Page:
Pliny the Elder, Natural History

LCL 371: 532-533

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Pliny: Natural History

medullae, laudatissima est e medio quae mesa vocatur. secunda Mylasea. quod ad proceritatem quidem attinet, Rosea agri Sabini arborum altitudinem aequat. 175ferulae duo genera in peregrinis fruticibus diximus. semen eius in Italia cibus est; conditur quippe duratque in urceis vel anni spatio. duo ex1 ea olera,2 caules et racemi.3 corymbian hanc vocant corymbosque quos condunt.4

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LVII. Morbos hortensia quoque sentiunt sicut reliqua terra sata. namque et ocimum senectute degenerat in serpyllum, et sisymbrium in zmintham, et ex semine brassicae vetere rapa fiunt, atque invicem. et necatur cuminum haemodoro,5 nisi repurgetur: est autem unicaule, radice bulbo simili, non nisi in gracili solo nascens. alius privatim cumini morbus scabies. et ocimum sub canis ortu pallescit. omnia vero 177accessu mulieris menstrualis flavescunt. bestiolarum quoque genera innascuntur, napis pulices, raphano urucae et vermiculi, item lactucis et oleri, utrique hoc amplius limaces et cocleae, porro vero privata animalia quae facillime stercore iniecto capiuntur condentia in id se. ferro quoque non expedire tangi rutam, cunilam, mentam, ocimum auctor est Sabinus Tiro in libro κηπουρικῶν quem Maecenati dicavit.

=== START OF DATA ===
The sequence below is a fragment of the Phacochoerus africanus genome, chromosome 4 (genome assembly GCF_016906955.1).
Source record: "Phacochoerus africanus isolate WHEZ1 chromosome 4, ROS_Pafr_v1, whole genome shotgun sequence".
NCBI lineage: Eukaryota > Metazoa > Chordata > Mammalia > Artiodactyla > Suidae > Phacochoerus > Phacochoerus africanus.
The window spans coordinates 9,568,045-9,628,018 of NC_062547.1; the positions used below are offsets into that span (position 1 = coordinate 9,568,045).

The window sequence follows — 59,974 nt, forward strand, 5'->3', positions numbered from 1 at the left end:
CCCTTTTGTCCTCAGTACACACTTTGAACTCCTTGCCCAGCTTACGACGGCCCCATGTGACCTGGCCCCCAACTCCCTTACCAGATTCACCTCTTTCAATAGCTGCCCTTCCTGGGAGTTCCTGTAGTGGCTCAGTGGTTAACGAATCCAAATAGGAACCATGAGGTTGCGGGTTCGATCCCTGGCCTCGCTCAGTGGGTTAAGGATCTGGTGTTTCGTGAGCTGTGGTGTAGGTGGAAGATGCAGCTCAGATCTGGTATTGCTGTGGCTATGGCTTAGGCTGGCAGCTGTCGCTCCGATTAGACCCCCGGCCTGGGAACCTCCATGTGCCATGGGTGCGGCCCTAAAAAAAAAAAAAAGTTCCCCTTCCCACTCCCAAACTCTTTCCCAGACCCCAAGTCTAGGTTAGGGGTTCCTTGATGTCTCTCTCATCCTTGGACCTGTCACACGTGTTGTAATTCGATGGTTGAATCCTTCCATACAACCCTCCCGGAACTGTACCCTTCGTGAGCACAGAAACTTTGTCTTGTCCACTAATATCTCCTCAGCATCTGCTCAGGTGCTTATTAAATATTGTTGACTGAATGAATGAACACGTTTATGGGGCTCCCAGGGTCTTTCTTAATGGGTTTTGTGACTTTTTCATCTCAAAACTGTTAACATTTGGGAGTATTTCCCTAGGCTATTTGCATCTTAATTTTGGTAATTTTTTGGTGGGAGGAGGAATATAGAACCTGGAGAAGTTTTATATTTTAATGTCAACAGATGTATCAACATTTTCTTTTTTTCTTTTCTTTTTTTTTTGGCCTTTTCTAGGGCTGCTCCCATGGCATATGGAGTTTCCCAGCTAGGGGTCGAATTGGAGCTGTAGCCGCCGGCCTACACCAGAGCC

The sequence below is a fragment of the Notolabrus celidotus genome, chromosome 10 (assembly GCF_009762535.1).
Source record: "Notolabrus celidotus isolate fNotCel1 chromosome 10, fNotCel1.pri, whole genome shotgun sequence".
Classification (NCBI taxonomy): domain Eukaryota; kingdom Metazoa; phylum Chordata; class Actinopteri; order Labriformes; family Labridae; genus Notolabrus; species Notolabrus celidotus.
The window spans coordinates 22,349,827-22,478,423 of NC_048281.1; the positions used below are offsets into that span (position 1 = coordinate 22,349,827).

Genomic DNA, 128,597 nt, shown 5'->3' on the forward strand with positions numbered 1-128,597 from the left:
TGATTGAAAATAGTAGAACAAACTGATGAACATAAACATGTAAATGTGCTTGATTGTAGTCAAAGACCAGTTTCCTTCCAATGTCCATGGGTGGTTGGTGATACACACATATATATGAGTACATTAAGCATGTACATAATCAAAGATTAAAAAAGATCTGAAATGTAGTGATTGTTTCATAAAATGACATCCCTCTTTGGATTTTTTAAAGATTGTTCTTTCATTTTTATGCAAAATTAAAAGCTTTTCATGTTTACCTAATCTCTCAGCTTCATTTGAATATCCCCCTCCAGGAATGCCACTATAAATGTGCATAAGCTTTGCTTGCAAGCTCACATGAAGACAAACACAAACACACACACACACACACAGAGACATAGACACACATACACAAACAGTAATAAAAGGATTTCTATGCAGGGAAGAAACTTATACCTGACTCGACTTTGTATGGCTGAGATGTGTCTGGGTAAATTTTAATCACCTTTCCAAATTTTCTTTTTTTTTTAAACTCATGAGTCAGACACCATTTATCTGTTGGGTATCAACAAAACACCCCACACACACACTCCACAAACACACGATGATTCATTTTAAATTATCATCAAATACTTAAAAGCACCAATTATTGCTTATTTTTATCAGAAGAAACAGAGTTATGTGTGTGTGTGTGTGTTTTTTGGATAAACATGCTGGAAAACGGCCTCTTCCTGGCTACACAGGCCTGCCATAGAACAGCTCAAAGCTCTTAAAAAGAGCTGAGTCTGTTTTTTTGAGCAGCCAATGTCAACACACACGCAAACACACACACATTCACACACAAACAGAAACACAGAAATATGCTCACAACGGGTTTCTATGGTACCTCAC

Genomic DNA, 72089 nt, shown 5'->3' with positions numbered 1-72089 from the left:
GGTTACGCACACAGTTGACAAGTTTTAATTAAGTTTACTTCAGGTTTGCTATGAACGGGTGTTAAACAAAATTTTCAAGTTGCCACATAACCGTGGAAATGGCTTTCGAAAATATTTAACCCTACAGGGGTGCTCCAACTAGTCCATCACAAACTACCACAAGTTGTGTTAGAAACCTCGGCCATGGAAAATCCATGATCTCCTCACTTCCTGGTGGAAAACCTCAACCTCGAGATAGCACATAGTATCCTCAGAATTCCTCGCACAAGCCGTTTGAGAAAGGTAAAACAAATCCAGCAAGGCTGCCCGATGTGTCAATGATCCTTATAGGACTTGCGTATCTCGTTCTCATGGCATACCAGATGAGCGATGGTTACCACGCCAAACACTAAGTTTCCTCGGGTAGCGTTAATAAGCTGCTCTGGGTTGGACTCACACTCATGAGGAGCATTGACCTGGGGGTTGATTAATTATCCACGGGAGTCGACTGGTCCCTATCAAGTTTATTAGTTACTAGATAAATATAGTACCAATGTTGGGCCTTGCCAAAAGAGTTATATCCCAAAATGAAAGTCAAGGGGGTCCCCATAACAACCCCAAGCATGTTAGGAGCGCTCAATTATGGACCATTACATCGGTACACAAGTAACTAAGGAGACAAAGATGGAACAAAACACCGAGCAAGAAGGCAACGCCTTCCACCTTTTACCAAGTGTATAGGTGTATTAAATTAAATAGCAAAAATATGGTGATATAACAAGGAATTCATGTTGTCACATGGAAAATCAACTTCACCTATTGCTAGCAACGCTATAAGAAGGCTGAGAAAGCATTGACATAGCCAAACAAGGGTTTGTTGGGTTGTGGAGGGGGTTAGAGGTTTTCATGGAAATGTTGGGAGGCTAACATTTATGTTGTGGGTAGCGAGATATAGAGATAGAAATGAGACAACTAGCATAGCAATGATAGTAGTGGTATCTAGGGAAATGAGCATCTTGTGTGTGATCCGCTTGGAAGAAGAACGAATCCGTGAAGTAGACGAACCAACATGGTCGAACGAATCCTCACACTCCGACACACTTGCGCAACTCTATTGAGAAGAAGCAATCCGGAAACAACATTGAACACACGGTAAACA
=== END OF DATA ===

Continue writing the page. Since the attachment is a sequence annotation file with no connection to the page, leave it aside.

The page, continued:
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Book XIX

from the middle, the Greek name for which is ‘middles’, is most highly esteemed. The second best hemp comes from Mylasa. As regards height, the hemp of Rosea in the Sabine territory grows as tall as a fruit-tree. The two kinds of fennel-giant have been mentioned above among exotic shrubs.XIII. 123. In Italy its seed is an article of diet; in fact it is stored in pots and lasts for as much as a year. Two different parts of it are used as vegetables, the stalks and the branches. This fennel is called in Greek clump-fennel, and the parts that are stored, clumps.

LVII. Garden vegetables are also liable to disease,Diseases of kitchen-garden plants. like the rest of the plants on earth. For instance basil degenerates with old age into wild-thyme and. sisymbrium into mint, and old cabbage seed produces turnip, and so on. Also cummin is killed by broom-rape unless it is thoroughly cleaned: this is a plant with a single stalk and a root resembling a bulb, and it only grows in a thin soil. Another disease peculiar to cummin is scab. Also basil turns pale at the rising of the Dog-Star. All plants indeed turn yellow when a woman comes near them at her monthly period. Also various insects breed on garden plants—springtails in navews, caterpillars and maggots in radish, and also on lettuces and cabbage, both of which are more infested by slugs and snails than radish; and the leek has special insects of its own, which are easily caught by throwing dung on the plants, as they burrow into it. According to Sabinus Tiro in his book On Gardening, which he dedicated to Maecenas, it is also bad for rue, savory, mint or basil to come in contact with iron.

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DOI: 10.4159/DLCL.pliny_elder-natural_history.1938